Now here comes David Coleman once again with his new Common Core based SAT. During the last few days, I have been on the Collegeboard web site reading about this new test. I read articles about its construction, purpose and planned implementation. He talks about how the test was constructed with the input of educators. The same was said for the Common Core. Nowhere did I read which educators. The material went on to say that students that do well on this test will be successful in college and in their future careers. He based this on students who have supposedly volunteered to have taken sample tests. Obviously, the samples that have already been given for standardization had to have been given recently. Yet, the Collegeboard knows already that these students are college and career ready. To really determine the validity of this claim, one needs to have given the real new SAT, not a sample, and follow the population (one that is representative of America’s real student population controlled for economic status, ethnicity, race, disability, etc.) over the next five to ten years. If one gave a sample test, let’s say last year, how on earth do you now know they will graduate four years hence and acquire a professional career!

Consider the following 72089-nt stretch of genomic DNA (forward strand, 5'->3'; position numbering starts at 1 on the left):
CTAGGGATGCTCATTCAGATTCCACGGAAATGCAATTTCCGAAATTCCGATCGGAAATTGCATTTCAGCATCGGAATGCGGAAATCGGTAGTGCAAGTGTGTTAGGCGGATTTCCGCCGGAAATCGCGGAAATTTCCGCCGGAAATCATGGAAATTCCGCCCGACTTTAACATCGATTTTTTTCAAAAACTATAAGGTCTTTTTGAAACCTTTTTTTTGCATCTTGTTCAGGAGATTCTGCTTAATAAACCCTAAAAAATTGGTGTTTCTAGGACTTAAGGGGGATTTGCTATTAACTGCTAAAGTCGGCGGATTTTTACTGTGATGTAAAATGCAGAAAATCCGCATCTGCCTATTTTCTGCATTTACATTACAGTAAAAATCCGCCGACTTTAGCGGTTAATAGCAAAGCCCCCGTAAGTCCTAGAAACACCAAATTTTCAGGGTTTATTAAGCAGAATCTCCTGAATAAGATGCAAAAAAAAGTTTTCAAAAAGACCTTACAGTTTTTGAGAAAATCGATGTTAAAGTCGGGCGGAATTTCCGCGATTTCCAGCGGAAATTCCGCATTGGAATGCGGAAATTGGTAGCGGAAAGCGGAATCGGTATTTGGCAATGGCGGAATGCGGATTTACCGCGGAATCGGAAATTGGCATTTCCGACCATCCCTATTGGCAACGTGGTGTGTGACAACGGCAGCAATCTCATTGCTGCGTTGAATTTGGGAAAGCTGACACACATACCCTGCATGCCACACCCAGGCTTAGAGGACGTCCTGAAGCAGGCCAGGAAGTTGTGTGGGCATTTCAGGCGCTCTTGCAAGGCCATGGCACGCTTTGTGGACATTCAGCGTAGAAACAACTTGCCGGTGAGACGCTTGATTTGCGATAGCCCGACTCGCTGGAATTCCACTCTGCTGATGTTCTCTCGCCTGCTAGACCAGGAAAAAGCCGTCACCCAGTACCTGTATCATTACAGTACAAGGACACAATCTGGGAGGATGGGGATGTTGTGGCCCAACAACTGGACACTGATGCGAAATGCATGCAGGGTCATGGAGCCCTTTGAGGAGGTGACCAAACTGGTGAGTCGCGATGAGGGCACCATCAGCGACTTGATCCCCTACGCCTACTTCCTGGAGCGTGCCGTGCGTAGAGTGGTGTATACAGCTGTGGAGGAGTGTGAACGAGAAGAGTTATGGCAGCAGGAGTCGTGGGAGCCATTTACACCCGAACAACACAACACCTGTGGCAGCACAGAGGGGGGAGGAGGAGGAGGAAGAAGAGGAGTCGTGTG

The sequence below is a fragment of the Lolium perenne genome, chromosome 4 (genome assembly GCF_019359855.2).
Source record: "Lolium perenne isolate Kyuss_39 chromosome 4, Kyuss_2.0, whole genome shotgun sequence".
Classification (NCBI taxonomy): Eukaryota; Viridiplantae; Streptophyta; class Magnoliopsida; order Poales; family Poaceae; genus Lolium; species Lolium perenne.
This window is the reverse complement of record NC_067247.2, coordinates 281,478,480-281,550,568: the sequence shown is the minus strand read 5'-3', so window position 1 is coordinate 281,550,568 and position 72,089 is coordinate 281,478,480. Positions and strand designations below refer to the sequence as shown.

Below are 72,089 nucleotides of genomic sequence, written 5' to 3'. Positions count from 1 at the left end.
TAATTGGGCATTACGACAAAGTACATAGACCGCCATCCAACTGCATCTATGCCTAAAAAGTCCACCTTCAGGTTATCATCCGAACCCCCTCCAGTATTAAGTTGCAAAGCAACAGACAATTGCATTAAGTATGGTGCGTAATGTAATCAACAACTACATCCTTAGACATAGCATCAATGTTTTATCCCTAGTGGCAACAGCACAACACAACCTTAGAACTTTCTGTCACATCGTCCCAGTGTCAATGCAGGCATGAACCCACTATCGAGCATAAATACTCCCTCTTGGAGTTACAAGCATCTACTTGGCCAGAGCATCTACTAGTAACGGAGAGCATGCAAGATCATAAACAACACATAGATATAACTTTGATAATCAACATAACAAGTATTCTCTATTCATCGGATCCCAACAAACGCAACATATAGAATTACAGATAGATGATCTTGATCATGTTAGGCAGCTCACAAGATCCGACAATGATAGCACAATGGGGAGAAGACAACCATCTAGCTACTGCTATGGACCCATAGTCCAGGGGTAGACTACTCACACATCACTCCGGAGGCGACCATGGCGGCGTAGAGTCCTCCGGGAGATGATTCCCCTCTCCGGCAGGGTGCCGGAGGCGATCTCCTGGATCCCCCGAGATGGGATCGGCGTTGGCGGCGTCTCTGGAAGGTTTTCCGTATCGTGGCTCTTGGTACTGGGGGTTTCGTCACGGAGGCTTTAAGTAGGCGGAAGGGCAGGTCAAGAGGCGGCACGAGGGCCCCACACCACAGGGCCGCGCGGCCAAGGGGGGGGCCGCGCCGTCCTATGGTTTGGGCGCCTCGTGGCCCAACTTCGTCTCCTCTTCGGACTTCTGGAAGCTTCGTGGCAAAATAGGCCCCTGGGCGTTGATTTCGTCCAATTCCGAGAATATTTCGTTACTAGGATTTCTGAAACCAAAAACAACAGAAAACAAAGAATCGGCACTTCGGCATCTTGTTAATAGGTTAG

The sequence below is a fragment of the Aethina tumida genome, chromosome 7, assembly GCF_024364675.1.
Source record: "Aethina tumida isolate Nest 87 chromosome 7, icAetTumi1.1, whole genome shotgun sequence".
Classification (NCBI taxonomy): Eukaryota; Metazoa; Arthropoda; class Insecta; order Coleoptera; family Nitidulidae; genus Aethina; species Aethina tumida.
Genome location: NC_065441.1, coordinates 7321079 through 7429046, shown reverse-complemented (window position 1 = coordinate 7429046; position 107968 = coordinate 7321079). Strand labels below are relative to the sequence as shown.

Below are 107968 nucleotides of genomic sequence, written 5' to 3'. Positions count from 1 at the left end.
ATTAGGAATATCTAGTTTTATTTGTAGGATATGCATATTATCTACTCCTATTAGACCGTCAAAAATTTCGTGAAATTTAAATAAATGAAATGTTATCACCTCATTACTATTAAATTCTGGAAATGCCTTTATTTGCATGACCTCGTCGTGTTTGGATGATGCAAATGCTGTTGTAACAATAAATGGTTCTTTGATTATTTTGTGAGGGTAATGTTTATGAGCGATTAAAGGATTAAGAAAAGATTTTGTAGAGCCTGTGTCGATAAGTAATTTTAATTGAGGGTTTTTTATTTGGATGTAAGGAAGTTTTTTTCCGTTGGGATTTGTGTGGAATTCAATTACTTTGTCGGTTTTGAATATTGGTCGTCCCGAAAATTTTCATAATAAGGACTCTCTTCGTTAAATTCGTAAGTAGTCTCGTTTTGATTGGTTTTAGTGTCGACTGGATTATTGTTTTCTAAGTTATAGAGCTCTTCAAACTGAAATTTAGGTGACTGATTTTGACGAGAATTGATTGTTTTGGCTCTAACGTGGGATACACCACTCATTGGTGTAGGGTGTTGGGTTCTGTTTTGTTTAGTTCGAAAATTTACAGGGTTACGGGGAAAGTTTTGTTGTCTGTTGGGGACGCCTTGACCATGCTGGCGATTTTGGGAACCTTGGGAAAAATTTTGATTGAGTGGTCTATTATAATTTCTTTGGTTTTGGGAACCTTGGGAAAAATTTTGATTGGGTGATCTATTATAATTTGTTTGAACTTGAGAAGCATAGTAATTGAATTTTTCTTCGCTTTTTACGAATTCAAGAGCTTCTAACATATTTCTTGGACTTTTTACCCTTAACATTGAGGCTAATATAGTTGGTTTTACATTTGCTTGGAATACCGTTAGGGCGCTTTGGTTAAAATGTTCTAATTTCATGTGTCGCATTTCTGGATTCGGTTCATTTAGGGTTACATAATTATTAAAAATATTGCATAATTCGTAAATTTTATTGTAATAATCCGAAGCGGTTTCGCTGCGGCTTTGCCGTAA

What is even more interesting is that when I read about its structure and sample questions. I realized that instead of inventing something new, the new SAT was just a watered down version of the ACT minus the science section. He spoke how his new test will now have vocabulary in context and words that high school and college students use every day and not those esoteric vocabulary words students had to memorize in the past. First, the old SAT did have vocabulary in context questions and two, I want to know how one determines if a word is esoteric? When judging some of the samples, students with impoverished vocabularies and language problems will have just as much problem on this test as the old SAT. One sample was again the Common Core treatment of the Gettysburg Address. Students had to identify the different uses and connotations of the word “dedicated” in the speech. If a student has no idea what the word dedicated even means or has no background knowledge about the speech and its purpose, his/her answers will still be wrong. Not losing a quarter point for every incorrect answers and having four instead of five choices for each question will not really help someone who has below level vocabulary concepts or little background information. In another passage, there was what I called paired questions. If they answered the first question wrong, the second question which built on the first would also be wrong. Many questions were evidenced-based. The question would ask whether particular details supported the author’s central idea. However, if the student was unable to even determine the main point of the passage because of issues of comprehension, decoding, etc., there was no way such a question could be answered.